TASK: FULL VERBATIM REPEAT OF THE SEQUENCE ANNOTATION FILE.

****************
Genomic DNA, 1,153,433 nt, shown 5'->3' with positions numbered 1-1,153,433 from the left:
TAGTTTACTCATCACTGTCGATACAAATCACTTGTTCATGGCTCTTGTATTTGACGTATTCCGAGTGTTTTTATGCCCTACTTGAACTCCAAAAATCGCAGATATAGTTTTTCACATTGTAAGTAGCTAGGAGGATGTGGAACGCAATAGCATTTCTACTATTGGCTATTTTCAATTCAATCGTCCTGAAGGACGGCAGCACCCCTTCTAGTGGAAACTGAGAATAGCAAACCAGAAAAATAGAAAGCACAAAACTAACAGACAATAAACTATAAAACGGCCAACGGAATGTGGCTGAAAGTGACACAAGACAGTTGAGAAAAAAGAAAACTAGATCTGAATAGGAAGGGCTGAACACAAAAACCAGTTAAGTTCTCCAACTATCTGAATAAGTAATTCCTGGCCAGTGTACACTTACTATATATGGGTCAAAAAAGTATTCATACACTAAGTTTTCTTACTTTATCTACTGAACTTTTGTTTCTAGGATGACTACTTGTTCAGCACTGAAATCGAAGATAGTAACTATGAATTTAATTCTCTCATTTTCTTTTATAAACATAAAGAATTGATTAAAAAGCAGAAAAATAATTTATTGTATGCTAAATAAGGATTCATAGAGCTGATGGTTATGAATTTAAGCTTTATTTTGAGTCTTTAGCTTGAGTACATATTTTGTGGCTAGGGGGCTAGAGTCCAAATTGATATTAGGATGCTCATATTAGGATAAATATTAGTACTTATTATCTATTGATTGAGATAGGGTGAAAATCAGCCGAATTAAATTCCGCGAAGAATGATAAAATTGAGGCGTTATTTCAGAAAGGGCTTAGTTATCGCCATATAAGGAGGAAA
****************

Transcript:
Genomic DNA, 1,153,433 nt, shown 5'->3' with positions numbered 1-1,153,433 from the left:
TAGTTTACTCATCACTGTCGATACAAATCACTTGTTCATGGCTCTTGTATTTGACGTATTCCGAGTGTTTTTATGCCCTACTTGAACTCCAAAAATCGCAGATATAGTTTTTCACATTGTAAGTAGCTAGGAGGATGTGGAACGCAATAGCATTTCTACTATTGGCTATTTTCAATTCAATCGTCCTGAAGGACGGCAGCACCCCTTCTAGTGGAAACTGAGAATAGCAAACCAGAAAAATAGAAAGCACAAAACTAACAGACAATAAACTATAAAACGGCCAACGGAATGTGGCTGAAAGTGACACAAGACAGTTGAGAAAAAAGAAAACTAGATCTGAATAGGAAGGGCTGAACACAAAAACCAGTTAAGTTCTCCAACTATCTGAATAAGTAATTCCTGGCCAGTGTACACTTACTATATATGGGTCAAAAAAGTATTCATACACTAAGTTTTCTTACTTTATCTACTGAACTTTTGTTTCTAGGATGACTACTTGTTCAGCACTGAAATCGAAGATAGTAACTATGAATTTAATTCTCTCATTTTCTTTTATAAACATAAAGAATTGATTAAAAAGCAGAAAAATAATTTATTGTATGCTAAATAAGGATTCATAGAGCTGATGGTTATGAATTTAAGCTTTATTTTGAGTCTTTAGCTTGAGTACATATTTTGTGGCTAGGGGGCTAGAGTCCAAATTGATATTAGGATGCTCATATTAGGATAAATATTAGTACTTATTATCTATTGATTGAGATAGGGTGAAAATCAGCCGAATTAAATTCCGCGAAGAATGATAAAATTGAGGCGTTATTTCAGAAAGGGCTTAGTTATCGCCATATAAGGAGGAAA